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Dressing for the Long Run, Preparing for an Ultramarathon

In advance of the upcoming Lookout Mountain 100k, Dee Martin, medical supervisor for the Rock/Creek Trail Series, has prepared a quick guide to dressing for an ultramarathon, with an emphasis on appropriate temperature regulation on cooler days. Please leave a comment and share your favorite clothing and gear choices with us!
Mountain Mist 50kIt’s that time of year again – brrrr! With the drop in temps and the beginning of autumn / winter ultra season comes the annual question, “what do I wear for the next race?” The temps in the Southeast can be all over the place through the winter. We’ve had 80 degree days (thank you, global warming) in late November / early December, temps can get into the teens & twenties at night (thank you, Mr. Frosty.)

Last year we saw a few cases of hypothermia set in during some long, cold, dark & rainy hours of racing. People came to run after many miles of training, yet had not packed the right clothes for the weather conditions!

This year let’s get ahead of the game. Try out different combinations as you train over the next several months on cold / rainy days & find out what works best for you! Then you can start putting your drop bag / race day gear kits together.
Here are some guidelines & tips to keep in mind:
The Heat / Chill Factors:
When you are running, you should dress for temperatures 15 to 20 degrees warmer than what the air temperature is. That is, if you’re running in full sun! When you are running under trees, dress for colder temps. And if it’s raining & / or windy, dress for colder temperatures still. Also, if you’re running at dusk or in the dark, you will need warmer layers.

For example…
If the temperature is 50 degrees, dress for 70 to 65 degrees if running in full sun.
If it’s raining, subtract 10 degrees.
If the wind is blowing at 10 mph, subtract 5 degrees more, & dress for that temp.

Wind Speed:
Cold wind increases heat loss in proportion to wind speed; i.e., wind chill factor. Remember that the wind speed is lessened while you are running through forested areas, and increases in exposed areas. Last year during the Lookout Mt. 100 K, there was a 15-degree drop in temperature at High Point from the previous aid station due to the wind coming across Lookout Valley!

Wind speed can be estimated while out in the elements-
If you feel the wind in your face the speed is at least 10 miles per hour
If small tree branches move or if snow & dust are raised, approximately 20 mph
If large tree branches move, 30 mph
If an entire tree bends, about, 40 mph

You can calculate the wind chill factor using the internet or this chart provided by NOAA:

wind chill chart










Drop Bag Kits:
If you are running an ultra, a drop bag can make a huge difference in your race – but what to pack & how? Remember to keep a simple organization system. When you are mid-race, you will want to find what you need quickly & easily. If you have a bunch of little items, consider using a tackle box, so you can see what you are looking for. You can use a zip-lock bag with labels inside for your first aid kit, extra socks, etc. Or consider using a camera bag with foam dividers.
Some items you may want to consider including in your kit:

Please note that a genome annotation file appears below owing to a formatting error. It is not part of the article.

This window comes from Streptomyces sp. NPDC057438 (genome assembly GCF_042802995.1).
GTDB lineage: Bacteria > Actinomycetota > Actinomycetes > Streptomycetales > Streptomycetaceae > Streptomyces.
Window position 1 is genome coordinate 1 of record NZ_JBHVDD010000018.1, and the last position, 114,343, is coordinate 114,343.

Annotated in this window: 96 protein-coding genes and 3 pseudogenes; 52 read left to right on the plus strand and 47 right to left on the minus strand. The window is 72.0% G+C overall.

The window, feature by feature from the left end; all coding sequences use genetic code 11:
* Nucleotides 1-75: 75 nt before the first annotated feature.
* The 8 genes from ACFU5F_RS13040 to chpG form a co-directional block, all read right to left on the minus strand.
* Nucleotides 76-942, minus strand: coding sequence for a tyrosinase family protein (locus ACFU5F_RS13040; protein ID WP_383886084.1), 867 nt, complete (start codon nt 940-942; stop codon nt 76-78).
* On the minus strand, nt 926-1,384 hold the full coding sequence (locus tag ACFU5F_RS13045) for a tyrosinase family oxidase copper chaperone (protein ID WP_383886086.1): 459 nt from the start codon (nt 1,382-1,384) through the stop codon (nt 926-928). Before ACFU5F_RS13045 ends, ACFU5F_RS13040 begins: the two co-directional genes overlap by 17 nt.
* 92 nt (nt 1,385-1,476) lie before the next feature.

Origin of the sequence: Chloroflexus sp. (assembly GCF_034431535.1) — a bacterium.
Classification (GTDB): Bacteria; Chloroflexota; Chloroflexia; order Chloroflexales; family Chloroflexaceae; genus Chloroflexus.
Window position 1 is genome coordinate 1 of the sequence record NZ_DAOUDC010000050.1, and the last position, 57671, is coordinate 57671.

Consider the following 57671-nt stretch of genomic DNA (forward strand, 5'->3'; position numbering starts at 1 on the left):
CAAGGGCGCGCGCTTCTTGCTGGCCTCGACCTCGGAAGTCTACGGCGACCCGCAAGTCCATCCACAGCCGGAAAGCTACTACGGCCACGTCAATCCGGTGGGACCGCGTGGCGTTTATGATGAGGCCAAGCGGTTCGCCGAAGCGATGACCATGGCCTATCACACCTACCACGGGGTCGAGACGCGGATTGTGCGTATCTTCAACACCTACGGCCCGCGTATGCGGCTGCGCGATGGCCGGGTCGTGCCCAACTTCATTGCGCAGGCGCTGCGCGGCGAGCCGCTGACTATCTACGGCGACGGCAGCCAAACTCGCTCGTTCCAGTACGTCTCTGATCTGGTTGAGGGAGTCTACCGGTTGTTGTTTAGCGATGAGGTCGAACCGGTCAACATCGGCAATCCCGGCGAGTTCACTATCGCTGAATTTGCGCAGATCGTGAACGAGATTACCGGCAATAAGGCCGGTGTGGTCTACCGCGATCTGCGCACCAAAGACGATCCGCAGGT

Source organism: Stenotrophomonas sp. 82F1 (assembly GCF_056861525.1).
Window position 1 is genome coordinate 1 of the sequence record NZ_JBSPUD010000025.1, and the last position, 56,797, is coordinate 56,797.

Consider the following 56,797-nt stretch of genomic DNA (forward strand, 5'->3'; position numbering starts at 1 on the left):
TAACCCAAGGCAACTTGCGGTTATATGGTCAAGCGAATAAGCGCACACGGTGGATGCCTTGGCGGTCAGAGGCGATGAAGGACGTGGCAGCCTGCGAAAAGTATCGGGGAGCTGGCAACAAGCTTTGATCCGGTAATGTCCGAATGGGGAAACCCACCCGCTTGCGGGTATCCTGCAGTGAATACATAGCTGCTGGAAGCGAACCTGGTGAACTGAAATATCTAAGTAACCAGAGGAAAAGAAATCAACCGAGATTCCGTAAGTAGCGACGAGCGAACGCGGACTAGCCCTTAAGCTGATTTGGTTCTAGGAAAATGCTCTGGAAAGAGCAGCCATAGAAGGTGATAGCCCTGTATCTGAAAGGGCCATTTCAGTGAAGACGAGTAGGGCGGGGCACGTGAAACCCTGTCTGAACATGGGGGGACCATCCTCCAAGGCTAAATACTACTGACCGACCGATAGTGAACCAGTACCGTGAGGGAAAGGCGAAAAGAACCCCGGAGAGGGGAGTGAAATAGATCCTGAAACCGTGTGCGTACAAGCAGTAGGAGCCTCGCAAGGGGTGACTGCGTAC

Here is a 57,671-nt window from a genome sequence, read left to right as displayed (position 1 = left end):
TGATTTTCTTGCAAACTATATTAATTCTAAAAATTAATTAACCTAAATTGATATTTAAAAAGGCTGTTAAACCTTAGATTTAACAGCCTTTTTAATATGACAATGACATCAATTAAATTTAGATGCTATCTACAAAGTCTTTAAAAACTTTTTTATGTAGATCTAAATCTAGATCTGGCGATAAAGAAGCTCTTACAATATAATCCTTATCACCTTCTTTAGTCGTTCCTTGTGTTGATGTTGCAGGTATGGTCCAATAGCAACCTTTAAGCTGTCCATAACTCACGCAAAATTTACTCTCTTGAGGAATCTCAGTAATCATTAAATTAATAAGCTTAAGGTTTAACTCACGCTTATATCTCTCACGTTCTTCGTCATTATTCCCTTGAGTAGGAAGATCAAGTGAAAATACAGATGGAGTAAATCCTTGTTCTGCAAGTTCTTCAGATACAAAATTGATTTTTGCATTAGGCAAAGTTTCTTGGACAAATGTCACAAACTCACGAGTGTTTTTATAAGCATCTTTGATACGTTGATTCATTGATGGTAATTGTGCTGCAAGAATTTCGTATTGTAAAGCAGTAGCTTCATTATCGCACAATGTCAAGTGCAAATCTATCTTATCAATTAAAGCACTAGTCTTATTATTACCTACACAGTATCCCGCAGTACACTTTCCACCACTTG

Meds / First Aid
Aspirin / Tylenol / Ibuprophen
Tums / Rolaids / Pepto-bismol
Potassium / Electrolyte tablets
Antibiotic ointment
Foot powder / Body glide / Bag balm / Vaseline
Sunscreen / lip balm
Scissors / Pocket knife
Extra trail running shoes
Wicking running shirts
Running pants or tights
Rain pants
Rain Jacket
Gloves / Glove liners
Baby wipes / tissues
Headlamp / Flashlight
Extra bulbs / batteries
Your favorite snack!

Recommended Clothing:*
Layers of light, loose clothing will insulate the skin with trapped air. An outer garment that is windproof, allows moisture to escape, and provides rain protection is best. Wool and polyester fabrics retain some protective value when wet; cotton and goose down do not. Areas of the body that lose large amounts of heat (head, neck, legs, hands) should be covered.
My personal favorites include jackets such as the Houdini Jacket by Patagonia– at a breezy 4 oz, it is light & flexible on the run, sheds water but is super breathable.

The Patagonia Capilene Baselayer Silkweight line is my first choice for a cold weather base layer. It has the best wicking qualities I’ve ever experienced and also insulates very well.

The Mountain Hardwear Windstopper Micro Dome Beanie is another fine winter wind-repellant piece to consider. Lightweight enough to layer under a hood, it will stay on in high winds better than a brimmed cap.
*Disclaimer: Neither Debra Martin or Archer Physical Therapy, Inc. have a financial interest in any of the products mentioned in this article. Rock/Creek, obviously, does.
Debra Martin

About the author:
Debra (Dee) Martin, MSPT, CLT
Owner, Archer Physical Therapy
Specializing in the Endurance Athlete, Lymphedema and Swelling

Archer Physical Therapy offers unique assistance at many events in the TN & GA area through the Event Medical Coverage & Recovery Acceleration Program, developed by Debra Martin, MSPT, CLT. Debra has combined her 15 years of experience in treating wounds & athletic injuries throughout the rehabilitation process with cutting-edge research on medical care to meet the needs of endurance and adventure-sports athletes. She is not a psychologist, but recommends those who feel the need to sort gummi bears by color in their drop bag kit consider getting professional assistance. Check out the Archer Physical Therapy website for Race Day Tips and learn more about Preventing Injuries at
You may reach Archer Physical Therapy at 423-693-5490 or find out more on the web:

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